James E. Pfander & Nassim Nazemi
92 Texas L. Rev. 1
Ever since Congress decided in 1789 to confer jurisdiction on lower federal courts over matters that the state courts could also hear, the nation has faced the problem of how to allocate decision-making authority between the two court systems. Central to this body of concurrency law, the federal Anti-Injunction Act of 1793 (AIA) was enacted to limit the power of the federal courts to enjoin state court proceedings. Justice Felix Frankfurter decisively shaped our understanding of those limits, concluding in Toucey v. New York Life Insurance Co. that the statute absolutely barred any such injunction. Much of the law of federal–state concurrency has been predicated on Toucey’s account.
In this Article, Professor James E. Pfander and Ms. Nassim Nazemi offer a new account of the AIA that challenges prior interpretations. Rather than a flat ban on injunctive relief, they show that the AIA was drafted against the backdrop of eighteenth century practice to restrict “original” federal equitable interference in ongoing state court proceedings but to leave the federal courts free to grant “ancillary” relief in the nature of an injunction to protect federal jurisdiction and to effectuate federal decrees. It was this ancillary power that gave rise to the exceptions that Toucey decried and Congress restored in its 1948 codification.
Professor Pfander and Ms. Nazemi draw on their new account of the 1793 and 1948 versions of the Act to address current problems of jurisdictional overlap. Among other things, they raise new questions about the much maligned Rooker–Feldman doctrine; offer a new statutory substitute for the judge-made doctrine of equitable restraint; and suggest new ways to harmonize such abstention doctrines as Burford and Colorado River. Curiously, answers to these (and other) puzzles were hiding in the careful decision of the 1793 drafters to restrict only the issuance of “writs of injunction” and otherwise to leave federal equitable power intact.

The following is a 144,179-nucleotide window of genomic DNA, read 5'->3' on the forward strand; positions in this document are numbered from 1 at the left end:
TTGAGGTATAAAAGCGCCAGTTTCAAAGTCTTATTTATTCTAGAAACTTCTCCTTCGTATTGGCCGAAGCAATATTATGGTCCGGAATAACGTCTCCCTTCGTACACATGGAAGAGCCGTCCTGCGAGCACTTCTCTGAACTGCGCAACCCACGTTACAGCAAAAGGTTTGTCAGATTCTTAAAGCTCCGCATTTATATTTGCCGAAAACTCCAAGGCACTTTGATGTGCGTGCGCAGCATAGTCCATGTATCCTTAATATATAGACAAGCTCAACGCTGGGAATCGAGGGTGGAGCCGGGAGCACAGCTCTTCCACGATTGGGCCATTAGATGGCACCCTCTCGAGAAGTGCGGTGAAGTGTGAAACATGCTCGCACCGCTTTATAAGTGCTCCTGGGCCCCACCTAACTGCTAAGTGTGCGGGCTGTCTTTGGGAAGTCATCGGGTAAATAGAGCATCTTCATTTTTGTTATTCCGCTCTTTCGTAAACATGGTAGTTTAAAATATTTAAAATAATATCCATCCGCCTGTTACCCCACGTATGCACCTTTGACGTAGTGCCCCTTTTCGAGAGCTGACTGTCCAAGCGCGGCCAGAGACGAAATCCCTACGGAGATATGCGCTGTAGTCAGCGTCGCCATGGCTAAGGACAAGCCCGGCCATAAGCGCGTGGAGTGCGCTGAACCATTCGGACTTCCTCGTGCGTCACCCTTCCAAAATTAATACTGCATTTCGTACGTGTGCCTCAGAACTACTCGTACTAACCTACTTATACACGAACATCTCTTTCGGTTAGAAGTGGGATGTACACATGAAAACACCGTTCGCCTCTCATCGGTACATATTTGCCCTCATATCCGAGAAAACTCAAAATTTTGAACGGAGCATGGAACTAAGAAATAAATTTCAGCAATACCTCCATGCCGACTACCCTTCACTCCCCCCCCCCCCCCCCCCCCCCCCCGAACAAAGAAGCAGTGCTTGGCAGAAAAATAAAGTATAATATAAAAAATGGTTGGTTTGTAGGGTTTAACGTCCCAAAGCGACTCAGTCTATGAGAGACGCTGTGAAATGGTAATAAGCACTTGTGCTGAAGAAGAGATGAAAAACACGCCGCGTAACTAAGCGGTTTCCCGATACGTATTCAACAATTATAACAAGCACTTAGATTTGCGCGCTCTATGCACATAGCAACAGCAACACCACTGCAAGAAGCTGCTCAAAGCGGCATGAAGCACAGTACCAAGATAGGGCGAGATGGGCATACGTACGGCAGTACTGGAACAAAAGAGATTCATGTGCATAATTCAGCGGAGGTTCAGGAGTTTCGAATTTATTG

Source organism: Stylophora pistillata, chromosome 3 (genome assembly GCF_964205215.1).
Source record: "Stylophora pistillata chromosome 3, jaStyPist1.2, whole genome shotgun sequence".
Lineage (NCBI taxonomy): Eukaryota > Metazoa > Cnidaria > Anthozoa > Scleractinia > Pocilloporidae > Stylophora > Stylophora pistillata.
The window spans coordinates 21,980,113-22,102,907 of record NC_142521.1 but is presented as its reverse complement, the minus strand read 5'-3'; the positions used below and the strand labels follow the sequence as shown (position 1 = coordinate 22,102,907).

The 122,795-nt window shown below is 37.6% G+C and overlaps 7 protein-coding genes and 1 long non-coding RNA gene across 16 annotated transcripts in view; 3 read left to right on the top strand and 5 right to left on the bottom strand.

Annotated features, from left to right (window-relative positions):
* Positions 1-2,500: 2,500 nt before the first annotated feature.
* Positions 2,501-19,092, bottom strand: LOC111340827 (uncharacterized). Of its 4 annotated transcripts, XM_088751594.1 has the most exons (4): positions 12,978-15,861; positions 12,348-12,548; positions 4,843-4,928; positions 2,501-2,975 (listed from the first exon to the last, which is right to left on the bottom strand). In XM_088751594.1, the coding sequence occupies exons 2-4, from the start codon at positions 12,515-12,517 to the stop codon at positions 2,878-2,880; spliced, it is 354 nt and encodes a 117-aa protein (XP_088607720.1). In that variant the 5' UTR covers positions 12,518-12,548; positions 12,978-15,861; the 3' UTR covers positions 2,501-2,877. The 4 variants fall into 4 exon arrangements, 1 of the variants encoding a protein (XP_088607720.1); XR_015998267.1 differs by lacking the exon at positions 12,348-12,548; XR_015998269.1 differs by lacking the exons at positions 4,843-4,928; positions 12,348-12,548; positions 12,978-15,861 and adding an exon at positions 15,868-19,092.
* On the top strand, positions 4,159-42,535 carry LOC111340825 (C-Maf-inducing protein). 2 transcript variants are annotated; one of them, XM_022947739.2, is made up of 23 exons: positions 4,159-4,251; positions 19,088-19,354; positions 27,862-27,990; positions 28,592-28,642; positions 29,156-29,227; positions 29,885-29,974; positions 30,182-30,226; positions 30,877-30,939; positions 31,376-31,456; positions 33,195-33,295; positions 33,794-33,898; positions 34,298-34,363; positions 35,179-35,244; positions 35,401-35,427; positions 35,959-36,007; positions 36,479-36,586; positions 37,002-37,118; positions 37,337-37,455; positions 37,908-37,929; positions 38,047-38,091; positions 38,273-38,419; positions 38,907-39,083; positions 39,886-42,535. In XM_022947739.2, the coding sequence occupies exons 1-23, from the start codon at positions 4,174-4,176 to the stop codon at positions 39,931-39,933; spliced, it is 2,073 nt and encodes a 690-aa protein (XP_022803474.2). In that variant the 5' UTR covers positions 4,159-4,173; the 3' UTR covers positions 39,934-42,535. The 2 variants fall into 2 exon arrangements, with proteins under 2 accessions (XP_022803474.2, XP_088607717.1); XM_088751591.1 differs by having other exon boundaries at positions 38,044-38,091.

Iman Anabtawi & Steven L. Schwarcz
92 Texas L. Rev. 75
Unlike many other areas of regulation, financial regulation operates in the context of a complex interdependent system. The interconnections among firms, markets, and legal rules have implications for financial regulatory policy, especially the choice between ex ante regulation aimed at preventing financial failure and ex post regulation aimed at responding to that failure. Regulatory theory has paid relatively little attention to this distinction. Were regulation to consist solely of duty-imposing norms, such neglect might be defensible. In the context of a system, however, regulation can also take the form of interventions aimed at mitigating the potentially systemic consequences of a financial failure. Professors Anabtawi and Schwarcz show that this dual role of financial regulation implies that ex ante regulation and ex post regulation should be balanced in setting financial regulatory policy, and they offer guidelines for achieving that balance.
Michael C. Dorf
92 Texas L. Rev. 133
Dorf reviews Andrew Koppelman’s The Tough Luck Constitution and the Assault on Health Care Reform.
92 Texas L. Rev. 161